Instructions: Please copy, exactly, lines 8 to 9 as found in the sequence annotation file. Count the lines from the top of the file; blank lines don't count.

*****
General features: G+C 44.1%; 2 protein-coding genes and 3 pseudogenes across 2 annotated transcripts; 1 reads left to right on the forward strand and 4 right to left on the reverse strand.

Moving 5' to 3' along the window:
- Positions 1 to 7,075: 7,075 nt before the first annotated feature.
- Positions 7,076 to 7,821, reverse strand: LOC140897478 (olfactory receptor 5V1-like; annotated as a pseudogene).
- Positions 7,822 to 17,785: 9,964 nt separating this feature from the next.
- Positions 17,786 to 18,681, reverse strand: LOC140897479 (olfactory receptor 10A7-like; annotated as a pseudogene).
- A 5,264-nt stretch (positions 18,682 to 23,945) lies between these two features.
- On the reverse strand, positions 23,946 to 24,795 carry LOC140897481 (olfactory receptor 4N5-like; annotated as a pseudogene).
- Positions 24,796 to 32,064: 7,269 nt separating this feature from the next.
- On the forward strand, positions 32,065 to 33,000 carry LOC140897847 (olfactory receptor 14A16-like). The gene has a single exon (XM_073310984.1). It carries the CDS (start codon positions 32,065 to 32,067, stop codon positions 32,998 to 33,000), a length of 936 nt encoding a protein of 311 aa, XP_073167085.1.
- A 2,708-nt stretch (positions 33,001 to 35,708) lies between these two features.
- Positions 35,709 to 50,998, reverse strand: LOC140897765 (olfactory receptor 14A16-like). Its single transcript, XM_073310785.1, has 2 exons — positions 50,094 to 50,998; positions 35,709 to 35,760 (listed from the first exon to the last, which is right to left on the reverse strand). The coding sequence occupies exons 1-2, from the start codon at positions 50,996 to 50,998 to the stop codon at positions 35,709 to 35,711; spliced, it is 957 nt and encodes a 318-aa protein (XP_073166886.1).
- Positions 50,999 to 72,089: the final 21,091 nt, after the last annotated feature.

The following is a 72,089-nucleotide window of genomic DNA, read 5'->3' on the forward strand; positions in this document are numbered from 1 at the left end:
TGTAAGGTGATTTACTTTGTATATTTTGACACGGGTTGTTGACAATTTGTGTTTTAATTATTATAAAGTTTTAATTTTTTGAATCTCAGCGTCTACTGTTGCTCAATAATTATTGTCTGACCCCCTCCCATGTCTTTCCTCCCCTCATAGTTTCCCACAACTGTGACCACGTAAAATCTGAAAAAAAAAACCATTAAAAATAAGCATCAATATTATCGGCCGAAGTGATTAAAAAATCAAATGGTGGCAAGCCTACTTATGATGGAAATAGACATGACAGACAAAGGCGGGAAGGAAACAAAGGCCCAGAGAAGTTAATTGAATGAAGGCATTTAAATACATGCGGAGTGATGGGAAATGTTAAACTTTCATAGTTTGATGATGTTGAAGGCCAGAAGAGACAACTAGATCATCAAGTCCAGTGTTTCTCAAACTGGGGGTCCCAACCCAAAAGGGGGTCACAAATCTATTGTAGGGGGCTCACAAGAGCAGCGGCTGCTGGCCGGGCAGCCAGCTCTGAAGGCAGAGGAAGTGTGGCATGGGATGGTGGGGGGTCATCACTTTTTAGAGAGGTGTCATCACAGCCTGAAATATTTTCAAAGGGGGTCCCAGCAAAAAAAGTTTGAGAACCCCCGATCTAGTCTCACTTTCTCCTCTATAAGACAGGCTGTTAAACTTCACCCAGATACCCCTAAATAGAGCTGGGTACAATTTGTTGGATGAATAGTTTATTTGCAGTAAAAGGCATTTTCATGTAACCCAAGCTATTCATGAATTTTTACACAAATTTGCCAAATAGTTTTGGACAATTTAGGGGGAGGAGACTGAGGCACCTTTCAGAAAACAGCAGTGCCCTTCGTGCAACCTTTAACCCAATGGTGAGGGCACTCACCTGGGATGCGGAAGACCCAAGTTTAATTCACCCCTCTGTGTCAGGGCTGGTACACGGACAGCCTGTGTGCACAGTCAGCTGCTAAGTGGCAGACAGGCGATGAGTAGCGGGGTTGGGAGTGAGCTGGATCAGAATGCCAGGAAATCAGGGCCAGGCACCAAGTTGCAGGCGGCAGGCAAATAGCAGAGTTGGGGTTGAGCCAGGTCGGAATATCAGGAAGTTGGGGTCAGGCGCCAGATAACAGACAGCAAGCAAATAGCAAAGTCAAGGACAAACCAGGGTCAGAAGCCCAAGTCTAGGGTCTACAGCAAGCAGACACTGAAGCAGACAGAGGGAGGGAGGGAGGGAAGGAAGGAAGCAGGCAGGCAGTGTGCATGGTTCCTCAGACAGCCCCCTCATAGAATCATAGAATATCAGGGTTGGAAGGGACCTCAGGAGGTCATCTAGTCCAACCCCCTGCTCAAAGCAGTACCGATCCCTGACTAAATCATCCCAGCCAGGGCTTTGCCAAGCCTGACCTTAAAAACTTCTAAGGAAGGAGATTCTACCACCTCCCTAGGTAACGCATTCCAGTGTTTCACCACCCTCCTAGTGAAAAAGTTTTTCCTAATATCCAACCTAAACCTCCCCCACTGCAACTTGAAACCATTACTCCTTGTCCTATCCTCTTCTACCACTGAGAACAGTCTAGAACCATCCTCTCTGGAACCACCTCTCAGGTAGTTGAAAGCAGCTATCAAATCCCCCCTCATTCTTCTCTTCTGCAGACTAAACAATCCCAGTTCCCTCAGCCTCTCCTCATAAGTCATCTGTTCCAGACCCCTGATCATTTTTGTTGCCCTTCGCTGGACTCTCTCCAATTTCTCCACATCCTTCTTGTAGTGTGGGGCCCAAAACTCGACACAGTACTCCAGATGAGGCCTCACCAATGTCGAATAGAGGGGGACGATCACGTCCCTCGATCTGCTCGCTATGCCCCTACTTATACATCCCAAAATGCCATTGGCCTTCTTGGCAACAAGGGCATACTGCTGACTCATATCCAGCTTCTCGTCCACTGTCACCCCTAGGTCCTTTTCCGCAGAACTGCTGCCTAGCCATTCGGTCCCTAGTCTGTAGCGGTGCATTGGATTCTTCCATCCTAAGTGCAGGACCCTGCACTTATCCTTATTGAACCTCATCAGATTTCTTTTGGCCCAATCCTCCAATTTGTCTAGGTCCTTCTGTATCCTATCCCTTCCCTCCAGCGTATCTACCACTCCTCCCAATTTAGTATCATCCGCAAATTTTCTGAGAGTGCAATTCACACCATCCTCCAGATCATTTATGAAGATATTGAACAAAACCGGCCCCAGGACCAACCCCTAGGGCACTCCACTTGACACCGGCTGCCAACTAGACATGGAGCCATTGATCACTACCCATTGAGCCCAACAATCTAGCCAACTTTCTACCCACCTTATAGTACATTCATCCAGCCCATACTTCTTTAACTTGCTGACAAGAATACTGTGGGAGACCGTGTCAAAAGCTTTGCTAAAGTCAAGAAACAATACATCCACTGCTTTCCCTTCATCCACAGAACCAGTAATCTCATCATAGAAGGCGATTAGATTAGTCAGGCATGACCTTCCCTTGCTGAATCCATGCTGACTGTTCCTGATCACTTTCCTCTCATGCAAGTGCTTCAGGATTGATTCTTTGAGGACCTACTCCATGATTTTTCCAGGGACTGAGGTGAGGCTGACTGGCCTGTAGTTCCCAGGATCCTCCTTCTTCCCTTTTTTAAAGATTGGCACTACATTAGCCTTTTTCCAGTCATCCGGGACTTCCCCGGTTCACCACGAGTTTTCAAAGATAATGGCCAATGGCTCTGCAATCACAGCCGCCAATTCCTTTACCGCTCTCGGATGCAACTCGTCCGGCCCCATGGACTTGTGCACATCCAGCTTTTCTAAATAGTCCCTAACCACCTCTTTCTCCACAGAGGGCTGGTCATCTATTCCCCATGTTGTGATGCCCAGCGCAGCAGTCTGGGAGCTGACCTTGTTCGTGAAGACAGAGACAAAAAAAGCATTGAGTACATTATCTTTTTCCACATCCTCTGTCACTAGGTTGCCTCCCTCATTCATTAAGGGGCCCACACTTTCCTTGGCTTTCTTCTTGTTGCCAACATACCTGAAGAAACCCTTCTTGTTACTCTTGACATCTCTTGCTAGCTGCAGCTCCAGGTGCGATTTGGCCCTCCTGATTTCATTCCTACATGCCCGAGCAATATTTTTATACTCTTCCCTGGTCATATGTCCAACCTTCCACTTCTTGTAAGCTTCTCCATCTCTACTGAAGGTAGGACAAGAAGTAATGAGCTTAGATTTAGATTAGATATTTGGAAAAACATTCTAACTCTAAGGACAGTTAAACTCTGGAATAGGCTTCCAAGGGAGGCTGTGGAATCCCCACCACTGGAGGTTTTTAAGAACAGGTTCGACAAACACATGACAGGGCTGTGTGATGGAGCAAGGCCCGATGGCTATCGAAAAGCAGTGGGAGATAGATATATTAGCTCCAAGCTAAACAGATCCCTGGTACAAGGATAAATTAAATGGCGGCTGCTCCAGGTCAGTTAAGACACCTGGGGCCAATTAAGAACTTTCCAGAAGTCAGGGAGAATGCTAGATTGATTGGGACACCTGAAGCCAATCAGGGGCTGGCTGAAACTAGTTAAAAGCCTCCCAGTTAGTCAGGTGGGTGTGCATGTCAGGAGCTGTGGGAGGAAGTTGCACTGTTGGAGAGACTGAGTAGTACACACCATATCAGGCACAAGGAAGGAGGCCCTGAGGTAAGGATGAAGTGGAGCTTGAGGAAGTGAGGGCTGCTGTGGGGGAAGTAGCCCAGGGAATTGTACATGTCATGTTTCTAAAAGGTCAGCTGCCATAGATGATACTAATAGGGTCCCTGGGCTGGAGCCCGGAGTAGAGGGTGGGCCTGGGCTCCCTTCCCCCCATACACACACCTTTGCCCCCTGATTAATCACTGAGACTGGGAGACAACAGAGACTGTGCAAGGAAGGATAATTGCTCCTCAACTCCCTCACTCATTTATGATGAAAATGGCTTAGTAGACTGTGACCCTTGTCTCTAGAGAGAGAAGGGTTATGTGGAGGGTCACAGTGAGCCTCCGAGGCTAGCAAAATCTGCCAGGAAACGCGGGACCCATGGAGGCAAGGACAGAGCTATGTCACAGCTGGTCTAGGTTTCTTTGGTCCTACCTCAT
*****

- On the reverse strand, positions 23,946 to 24,795 carry LOC140897481 (olfactory receptor 4N5-like; annotated as a pseudogene).
- Positions 24,796 to 32,064: 7,269 nt separating this feature from the next.